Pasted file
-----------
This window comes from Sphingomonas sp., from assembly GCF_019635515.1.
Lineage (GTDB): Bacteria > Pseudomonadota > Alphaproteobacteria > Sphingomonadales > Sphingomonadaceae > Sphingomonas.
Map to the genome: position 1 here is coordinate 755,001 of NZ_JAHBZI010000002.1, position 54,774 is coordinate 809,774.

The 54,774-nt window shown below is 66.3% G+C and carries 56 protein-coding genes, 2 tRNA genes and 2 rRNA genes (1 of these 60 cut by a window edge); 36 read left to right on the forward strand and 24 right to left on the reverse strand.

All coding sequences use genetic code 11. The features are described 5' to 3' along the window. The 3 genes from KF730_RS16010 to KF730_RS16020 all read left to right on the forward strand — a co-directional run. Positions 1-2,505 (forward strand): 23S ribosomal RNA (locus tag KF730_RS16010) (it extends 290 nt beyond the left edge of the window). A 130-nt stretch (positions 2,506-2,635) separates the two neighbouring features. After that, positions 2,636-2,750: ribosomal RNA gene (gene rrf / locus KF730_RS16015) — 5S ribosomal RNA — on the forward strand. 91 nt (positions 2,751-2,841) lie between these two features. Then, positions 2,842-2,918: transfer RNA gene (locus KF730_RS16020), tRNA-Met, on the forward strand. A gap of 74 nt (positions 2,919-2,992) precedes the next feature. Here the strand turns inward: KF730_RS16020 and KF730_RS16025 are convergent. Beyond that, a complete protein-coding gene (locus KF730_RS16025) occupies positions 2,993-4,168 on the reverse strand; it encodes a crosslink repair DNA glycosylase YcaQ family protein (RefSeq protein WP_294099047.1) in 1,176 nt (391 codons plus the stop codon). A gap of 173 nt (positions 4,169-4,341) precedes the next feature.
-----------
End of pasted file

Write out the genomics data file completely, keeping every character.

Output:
This window comes from Sphingomonas sp., from assembly GCF_019635515.1.
Lineage (GTDB): Bacteria > Pseudomonadota > Alphaproteobacteria > Sphingomonadales > Sphingomonadaceae > Sphingomonas.
Map to the genome: position 1 here is coordinate 755,001 of NZ_JAHBZI010000002.1, position 54,774 is coordinate 809,774.

The 54,774-nt window shown below is 66.3% G+C and carries 56 protein-coding genes, 2 tRNA genes and 2 rRNA genes (1 of these 60 cut by a window edge); 36 read left to right on the forward strand and 24 right to left on the reverse strand.

All coding sequences use genetic code 11. The features are described 5' to 3' along the window. The 3 genes from KF730_RS16010 to KF730_RS16020 all read left to right on the forward strand — a co-directional run. Positions 1-2,505 (forward strand): 23S ribosomal RNA (locus tag KF730_RS16010) (it extends 290 nt beyond the left edge of the window). A 130-nt stretch (positions 2,506-2,635) separates the two neighbouring features. After that, positions 2,636-2,750: ribosomal RNA gene (gene rrf / locus KF730_RS16015) — 5S ribosomal RNA — on the forward strand. 91 nt (positions 2,751-2,841) lie between these two features. Then, positions 2,842-2,918: transfer RNA gene (locus KF730_RS16020), tRNA-Met, on the forward strand. A gap of 74 nt (positions 2,919-2,992) precedes the next feature. Here the strand turns inward: KF730_RS16020 and KF730_RS16025 are convergent. Beyond that, a complete protein-coding gene (locus KF730_RS16025) occupies positions 2,993-4,168 on the reverse strand; it encodes a crosslink repair DNA glycosylase YcaQ family protein (RefSeq protein WP_294099047.1) in 1,176 nt (391 codons plus the stop codon). A gap of 173 nt (positions 4,169-4,341) precedes the next feature.